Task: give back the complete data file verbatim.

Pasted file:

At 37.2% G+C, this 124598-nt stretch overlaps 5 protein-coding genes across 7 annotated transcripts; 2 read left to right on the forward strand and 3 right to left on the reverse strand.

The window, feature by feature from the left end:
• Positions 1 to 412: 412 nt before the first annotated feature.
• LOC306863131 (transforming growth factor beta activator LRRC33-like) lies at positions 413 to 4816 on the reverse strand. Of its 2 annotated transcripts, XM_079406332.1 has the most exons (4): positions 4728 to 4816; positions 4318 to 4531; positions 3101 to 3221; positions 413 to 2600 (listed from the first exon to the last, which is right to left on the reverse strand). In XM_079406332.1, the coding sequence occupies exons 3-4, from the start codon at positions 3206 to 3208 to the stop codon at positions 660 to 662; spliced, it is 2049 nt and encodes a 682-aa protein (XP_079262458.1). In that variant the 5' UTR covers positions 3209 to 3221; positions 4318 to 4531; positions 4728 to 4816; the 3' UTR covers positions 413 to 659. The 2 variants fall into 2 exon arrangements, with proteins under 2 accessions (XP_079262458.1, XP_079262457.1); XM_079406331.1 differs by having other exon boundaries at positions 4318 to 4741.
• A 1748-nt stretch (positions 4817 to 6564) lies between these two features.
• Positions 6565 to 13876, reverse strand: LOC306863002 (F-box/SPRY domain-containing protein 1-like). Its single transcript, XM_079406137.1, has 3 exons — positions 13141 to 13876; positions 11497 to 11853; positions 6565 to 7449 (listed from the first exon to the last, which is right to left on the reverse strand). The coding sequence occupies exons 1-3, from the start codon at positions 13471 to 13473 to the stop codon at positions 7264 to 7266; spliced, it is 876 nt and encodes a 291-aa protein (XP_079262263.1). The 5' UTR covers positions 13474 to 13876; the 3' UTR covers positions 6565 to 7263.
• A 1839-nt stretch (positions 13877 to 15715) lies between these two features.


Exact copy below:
At 37.2% G+C, this 124598-nt stretch overlaps 5 protein-coding genes across 7 annotated transcripts; 2 read left to right on the forward strand and 3 right to left on the reverse strand.

The window, feature by feature from the left end:
• Positions 1 to 412: 412 nt before the first annotated feature.
• LOC306863131 (transforming growth factor beta activator LRRC33-like) lies at positions 413 to 4816 on the reverse strand. Of its 2 annotated transcripts, XM_079406332.1 has the most exons (4): positions 4728 to 4816; positions 4318 to 4531; positions 3101 to 3221; positions 413 to 2600 (listed from the first exon to the last, which is right to left on the reverse strand). In XM_079406332.1, the coding sequence occupies exons 3-4, from the start codon at positions 3206 to 3208 to the stop codon at positions 660 to 662; spliced, it is 2049 nt and encodes a 682-aa protein (XP_079262458.1). In that variant the 5' UTR covers positions 3209 to 3221; positions 4318 to 4531; positions 4728 to 4816; the 3' UTR covers positions 413 to 659. The 2 variants fall into 2 exon arrangements, with proteins under 2 accessions (XP_079262458.1, XP_079262457.1); XM_079406331.1 differs by having other exon boundaries at positions 4318 to 4741.
• A 1748-nt stretch (positions 4817 to 6564) lies between these two features.
• Positions 6565 to 13876, reverse strand: LOC306863002 (F-box/SPRY domain-containing protein 1-like). Its single transcript, XM_079406137.1, has 3 exons — positions 13141 to 13876; positions 11497 to 11853; positions 6565 to 7449 (listed from the first exon to the last, which is right to left on the reverse strand). The coding sequence occupies exons 1-3, from the start codon at positions 13471 to 13473 to the stop codon at positions 7264 to 7266; spliced, it is 876 nt and encodes a 291-aa protein (XP_079262263.1). The 5' UTR covers positions 13474 to 13876; the 3' UTR covers positions 6565 to 7263.
• A 1839-nt stretch (positions 13877 to 15715) lies between these two features.